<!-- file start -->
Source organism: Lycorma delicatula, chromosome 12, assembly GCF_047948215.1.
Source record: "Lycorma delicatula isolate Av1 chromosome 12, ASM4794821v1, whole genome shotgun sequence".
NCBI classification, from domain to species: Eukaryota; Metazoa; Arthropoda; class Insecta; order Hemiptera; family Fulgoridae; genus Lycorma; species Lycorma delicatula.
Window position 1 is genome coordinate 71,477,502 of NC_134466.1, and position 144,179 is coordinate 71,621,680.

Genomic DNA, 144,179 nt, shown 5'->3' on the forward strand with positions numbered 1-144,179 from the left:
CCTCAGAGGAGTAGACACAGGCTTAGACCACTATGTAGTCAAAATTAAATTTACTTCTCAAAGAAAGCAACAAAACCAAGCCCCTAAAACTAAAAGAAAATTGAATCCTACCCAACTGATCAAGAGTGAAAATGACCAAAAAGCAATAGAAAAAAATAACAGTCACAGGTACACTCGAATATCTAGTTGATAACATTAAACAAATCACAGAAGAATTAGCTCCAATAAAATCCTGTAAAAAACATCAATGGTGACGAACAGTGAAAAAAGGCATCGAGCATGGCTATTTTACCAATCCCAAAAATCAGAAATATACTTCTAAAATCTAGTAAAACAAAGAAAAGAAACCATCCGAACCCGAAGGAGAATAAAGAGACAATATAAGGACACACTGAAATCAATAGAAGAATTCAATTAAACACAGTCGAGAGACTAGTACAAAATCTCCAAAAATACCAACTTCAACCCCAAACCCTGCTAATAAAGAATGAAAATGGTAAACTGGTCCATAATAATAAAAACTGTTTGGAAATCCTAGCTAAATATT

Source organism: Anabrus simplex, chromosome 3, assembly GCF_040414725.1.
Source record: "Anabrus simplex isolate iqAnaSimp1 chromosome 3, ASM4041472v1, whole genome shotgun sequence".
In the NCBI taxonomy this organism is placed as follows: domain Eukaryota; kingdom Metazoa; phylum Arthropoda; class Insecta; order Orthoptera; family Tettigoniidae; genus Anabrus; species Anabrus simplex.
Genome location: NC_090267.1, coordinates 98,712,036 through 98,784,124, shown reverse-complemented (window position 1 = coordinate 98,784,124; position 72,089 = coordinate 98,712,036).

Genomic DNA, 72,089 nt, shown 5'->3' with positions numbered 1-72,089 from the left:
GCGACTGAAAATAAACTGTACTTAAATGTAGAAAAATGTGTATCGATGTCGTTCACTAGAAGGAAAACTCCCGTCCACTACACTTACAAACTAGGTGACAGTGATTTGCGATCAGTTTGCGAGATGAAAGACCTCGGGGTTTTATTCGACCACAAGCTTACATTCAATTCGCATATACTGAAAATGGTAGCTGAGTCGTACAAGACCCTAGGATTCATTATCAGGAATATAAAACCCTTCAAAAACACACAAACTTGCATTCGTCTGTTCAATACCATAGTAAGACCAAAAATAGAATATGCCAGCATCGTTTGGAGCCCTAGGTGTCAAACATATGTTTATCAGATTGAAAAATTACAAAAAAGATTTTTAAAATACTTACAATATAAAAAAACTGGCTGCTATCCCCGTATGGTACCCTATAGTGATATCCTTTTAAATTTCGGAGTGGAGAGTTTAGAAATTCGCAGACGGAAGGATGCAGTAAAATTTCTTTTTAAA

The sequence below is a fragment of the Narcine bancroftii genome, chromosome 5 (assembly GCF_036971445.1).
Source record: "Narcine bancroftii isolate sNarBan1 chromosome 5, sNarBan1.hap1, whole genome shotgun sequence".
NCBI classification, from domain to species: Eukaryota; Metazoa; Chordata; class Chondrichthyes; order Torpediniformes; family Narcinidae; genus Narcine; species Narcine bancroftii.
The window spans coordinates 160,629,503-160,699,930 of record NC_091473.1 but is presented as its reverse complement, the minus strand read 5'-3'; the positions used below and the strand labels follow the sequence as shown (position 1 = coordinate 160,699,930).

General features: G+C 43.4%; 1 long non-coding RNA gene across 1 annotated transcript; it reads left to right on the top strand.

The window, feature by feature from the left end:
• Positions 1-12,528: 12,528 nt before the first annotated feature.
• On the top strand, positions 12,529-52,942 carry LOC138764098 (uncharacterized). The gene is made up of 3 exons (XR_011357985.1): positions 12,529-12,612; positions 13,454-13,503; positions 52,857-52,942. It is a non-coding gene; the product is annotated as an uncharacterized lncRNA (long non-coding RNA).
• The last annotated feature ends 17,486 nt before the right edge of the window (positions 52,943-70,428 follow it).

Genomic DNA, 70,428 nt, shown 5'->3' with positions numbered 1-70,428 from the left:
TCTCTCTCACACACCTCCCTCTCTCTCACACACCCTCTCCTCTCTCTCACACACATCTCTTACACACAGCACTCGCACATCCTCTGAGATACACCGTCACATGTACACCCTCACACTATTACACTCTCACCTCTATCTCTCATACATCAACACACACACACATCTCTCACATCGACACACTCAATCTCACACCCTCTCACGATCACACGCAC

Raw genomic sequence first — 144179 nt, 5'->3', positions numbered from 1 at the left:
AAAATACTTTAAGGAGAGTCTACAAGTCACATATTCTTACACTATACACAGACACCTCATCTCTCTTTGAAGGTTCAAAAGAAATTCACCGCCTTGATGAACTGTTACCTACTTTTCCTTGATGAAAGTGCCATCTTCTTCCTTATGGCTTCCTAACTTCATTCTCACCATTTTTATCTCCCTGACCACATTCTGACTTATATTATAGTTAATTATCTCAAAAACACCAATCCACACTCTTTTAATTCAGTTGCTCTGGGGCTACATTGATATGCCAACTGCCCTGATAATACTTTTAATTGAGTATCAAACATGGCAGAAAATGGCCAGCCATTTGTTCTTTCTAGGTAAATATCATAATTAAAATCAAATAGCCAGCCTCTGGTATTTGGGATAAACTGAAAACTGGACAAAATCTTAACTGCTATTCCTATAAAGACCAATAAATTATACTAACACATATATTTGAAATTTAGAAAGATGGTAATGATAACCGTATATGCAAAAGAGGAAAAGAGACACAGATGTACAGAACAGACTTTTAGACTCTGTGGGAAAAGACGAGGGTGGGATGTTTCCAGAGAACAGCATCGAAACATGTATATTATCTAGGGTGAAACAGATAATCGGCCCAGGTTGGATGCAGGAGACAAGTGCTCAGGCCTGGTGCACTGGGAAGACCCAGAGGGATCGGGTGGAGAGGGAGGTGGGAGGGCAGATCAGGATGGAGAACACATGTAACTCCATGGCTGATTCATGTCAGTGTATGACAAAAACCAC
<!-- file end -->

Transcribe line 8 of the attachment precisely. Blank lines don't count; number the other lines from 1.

Source record: "Anabrus simplex isolate iqAnaSimp1 chromosome 3, ASM4041472v1, whole genome shotgun sequence".